Friday, 31 August 2012

Carbon and Rotational Grazing

Grazing (Photo credit: EricMagnuson)

I'm a frequent reader of Mother Earth News for the recipes of nothing else.  Today I was rather pleased with this article that talks about how the correct management of cattle grazing patterns can improve soil carbon sequestration.  In some cases more so than leaving the land fallow

Mob (high-intensity) grazing is nothing new, but in recent years I've been hearing about it more and more frequently.  Here at the University of Kentucky there have been several studies looking at very high stocking rates on pastures and strip grazing corn.  Do you use high-intensity rotational grazing?  What are your thoughts?
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Monday, 27 August 2012

Feeding the Rumen

Warning:  I'm going to try to keep this simple, but it's not an easy subject once you get past the intro.  Feel free to ask questions if you want clarification or more info, I'm happy to to explain anything in more depth.

I come across articles about feeding cattle fairly regularly on various news agencies.  More so in the past few months than usual, probably due to the drought this summer and concern over food costs.  Each time I do, I try to make my way through the comments to see how people are responding and what they think.  Almost every time I see several comments in the vein of "cattle should only eat grass not [grain...candy...byproducts...etc]."

While there is a whole host of reseach out there about the differences between grass and grain fed beef, that's a dscussion for another day.  And one I'm more than willing to have.  You might be suprosed about this beef nutritionist's thoughts.  (Hint:  I like both and think they both have a place).

Rumen diving at it's finest.
The bigger point for me here comes when comments like the example above are followed by some statement about how the cattle need the grass because the other feed is unhealthy or not natural.  And this my readers is where we dive back into the rumen.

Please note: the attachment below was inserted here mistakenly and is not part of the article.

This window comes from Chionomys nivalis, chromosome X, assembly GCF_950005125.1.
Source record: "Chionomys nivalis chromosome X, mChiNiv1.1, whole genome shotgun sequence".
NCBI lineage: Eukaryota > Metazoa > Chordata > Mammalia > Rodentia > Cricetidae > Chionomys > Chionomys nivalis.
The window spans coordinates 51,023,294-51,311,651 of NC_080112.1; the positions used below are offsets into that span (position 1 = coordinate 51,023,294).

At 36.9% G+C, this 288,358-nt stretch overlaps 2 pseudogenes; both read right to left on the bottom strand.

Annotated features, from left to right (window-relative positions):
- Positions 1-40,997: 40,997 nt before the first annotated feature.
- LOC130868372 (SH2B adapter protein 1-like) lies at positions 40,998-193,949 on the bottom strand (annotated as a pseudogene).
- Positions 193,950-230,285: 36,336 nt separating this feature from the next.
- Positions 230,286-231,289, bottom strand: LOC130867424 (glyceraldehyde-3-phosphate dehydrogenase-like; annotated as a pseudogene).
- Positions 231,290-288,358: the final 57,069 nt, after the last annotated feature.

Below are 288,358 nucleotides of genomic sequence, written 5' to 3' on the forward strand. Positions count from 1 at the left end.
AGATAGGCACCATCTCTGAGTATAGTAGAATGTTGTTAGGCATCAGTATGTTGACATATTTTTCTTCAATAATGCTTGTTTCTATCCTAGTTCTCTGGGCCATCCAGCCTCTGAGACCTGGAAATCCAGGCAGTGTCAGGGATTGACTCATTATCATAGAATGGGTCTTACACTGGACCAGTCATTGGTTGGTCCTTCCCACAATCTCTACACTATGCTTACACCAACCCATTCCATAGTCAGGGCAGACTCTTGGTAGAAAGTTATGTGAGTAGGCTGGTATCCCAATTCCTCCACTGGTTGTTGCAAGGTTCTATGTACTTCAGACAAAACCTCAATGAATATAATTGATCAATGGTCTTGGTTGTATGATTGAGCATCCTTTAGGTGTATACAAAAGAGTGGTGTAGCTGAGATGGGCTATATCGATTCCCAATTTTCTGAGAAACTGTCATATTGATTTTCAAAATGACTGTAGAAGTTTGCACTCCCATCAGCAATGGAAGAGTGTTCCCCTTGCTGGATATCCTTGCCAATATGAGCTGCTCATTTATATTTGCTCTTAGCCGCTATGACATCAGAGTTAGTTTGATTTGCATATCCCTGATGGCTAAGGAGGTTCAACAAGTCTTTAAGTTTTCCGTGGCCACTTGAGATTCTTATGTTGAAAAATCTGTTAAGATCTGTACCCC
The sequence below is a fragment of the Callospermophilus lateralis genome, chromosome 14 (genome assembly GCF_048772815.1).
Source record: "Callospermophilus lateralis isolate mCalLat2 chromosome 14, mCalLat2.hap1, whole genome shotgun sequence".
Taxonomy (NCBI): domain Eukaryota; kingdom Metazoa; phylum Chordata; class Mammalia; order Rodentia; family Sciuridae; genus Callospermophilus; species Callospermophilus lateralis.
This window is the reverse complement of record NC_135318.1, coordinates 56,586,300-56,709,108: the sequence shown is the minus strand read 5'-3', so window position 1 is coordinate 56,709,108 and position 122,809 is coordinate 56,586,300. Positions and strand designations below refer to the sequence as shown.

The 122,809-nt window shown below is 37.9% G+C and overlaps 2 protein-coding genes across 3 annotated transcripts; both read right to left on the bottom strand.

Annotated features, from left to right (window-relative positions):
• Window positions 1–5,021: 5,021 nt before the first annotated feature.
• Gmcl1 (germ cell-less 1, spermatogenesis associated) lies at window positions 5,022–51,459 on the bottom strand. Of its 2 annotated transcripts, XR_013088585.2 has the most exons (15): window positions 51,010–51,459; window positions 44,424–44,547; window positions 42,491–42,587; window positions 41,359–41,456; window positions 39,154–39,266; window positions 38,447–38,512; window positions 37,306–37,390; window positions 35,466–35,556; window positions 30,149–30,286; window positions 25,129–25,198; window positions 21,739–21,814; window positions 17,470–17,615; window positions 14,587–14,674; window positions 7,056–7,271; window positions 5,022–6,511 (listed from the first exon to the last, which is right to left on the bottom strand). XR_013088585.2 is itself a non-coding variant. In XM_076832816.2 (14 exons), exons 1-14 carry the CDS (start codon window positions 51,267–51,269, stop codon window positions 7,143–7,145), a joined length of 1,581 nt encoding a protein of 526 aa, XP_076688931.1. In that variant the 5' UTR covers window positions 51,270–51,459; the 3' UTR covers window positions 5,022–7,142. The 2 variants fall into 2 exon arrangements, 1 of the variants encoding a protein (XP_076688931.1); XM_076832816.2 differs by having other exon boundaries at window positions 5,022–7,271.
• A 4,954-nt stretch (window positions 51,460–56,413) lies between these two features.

The rumen basically just functions as a fermentation tank for a plethora of microorganisms.  Bacteria, fungi, and protozoa love that place!  One of the first tenets of feeding cattle (or any ruminant) is that you aren't.  What you are doing is feeding the microbes.  The microbes digest the food the cattle eats, turning it into the nutrients the animal absorbs and utilizes for energy, muscle building, etc.

Now, I'm not saying that we can't alter the microbial products by altering the diet.  We can and do.  But, the microbes are not overly particular about the form of their nutrients.  They really just want the carbon and nitrogen and other elements to pull off for their own needs.  Everything else is waste, which is rearranged by a series of reactions into a fairly standard set of molecules that the cattle then use.

This is where that warning comes in.  This is a whole semester of ruminant nutrition as short and sweet as possible. 

For example:  Let's say I feed my cow some grass.  The microbes don't really care that it's grass.  They digest the cellulose and other starches to get into the center of each tiny cell in that grass.  That's where the good stuff is.  Proteins, amino acids, and so much more.  When the cellulose is broken down it is rearranged into several products.  The most important of which are volatile fatty acids (especially acetate, propionate, and butyrate).  These are the main players for energy in cattle.

I know here's a lot going on in this image. 
Sorry, it's just not easy to find a good, clear graphic. 
The relevant part for this post is up at the top.  Click to see the original in full size.
The big picture here is that the microbes don't care about the original source of the carbon and nitrogen they stick back together to make VFAs.  It just happens.  You or I can eat meat or beans.  The proteins from either get broken down to amino acids either way.  The microbes in the rumen are similar, they just happen to break down materials that you and I never could becuase they have a different set of enzymes.